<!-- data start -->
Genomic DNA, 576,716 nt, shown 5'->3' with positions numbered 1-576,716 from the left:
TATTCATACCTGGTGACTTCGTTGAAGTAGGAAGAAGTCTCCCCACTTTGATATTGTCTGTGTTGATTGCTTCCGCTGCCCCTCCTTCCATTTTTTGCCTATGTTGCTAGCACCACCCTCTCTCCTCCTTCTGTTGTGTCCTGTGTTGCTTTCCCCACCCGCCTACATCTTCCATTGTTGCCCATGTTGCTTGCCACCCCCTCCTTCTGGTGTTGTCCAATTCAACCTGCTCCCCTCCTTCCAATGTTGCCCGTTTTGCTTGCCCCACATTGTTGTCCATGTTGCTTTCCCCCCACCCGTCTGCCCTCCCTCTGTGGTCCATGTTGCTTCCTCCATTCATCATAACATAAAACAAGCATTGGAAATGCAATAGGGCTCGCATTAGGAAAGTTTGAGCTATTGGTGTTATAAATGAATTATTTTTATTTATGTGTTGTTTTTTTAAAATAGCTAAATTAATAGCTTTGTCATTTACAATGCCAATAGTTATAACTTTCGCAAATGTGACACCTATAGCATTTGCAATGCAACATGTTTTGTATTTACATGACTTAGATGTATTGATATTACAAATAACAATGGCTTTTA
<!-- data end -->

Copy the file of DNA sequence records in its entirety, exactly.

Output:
Genomic DNA, 576,716 nt, shown 5'->3' with positions numbered 1-576,716 from the left:
TATTCATACCTGGTGACTTCGTTGAAGTAGGAAGAAGTCTCCCCACTTTGATATTGTCTGTGTTGATTGCTTCCGCTGCCCCTCCTTCCATTTTTTGCCTATGTTGCTAGCACCACCCTCTCTCCTCCTTCTGTTGTGTCCTGTGTTGCTTTCCCCACCCGCCTACATCTTCCATTGTTGCCCATGTTGCTTGCCACCCCCTCCTTCTGGTGTTGTCCAATTCAACCTGCTCCCCTCCTTCCAATGTTGCCCGTTTTGCTTGCCCCACATTGTTGTCCATGTTGCTTTCCCCCCACCCGTCTGCCCTCCCTCTGTGGTCCATGTTGCTTCCTCCATTCATCATAACATAAAACAAGCATTGGAAATGCAATAGGGCTCGCATTAGGAAAGTTTGAGCTATTGGTGTTATAAATGAATTATTTTTATTTATGTGTTGTTTTTTTAAAATAGCTAAATTAATAGCTTTGTCATTTACAATGCCAATAGTTATAACTTTCGCAAATGTGACACCTATAGCATTTGCAATGCAACATGTTTTGTATTTACATGACTTAGATGTATTGATATTACAAATAACAATGGCTTTTA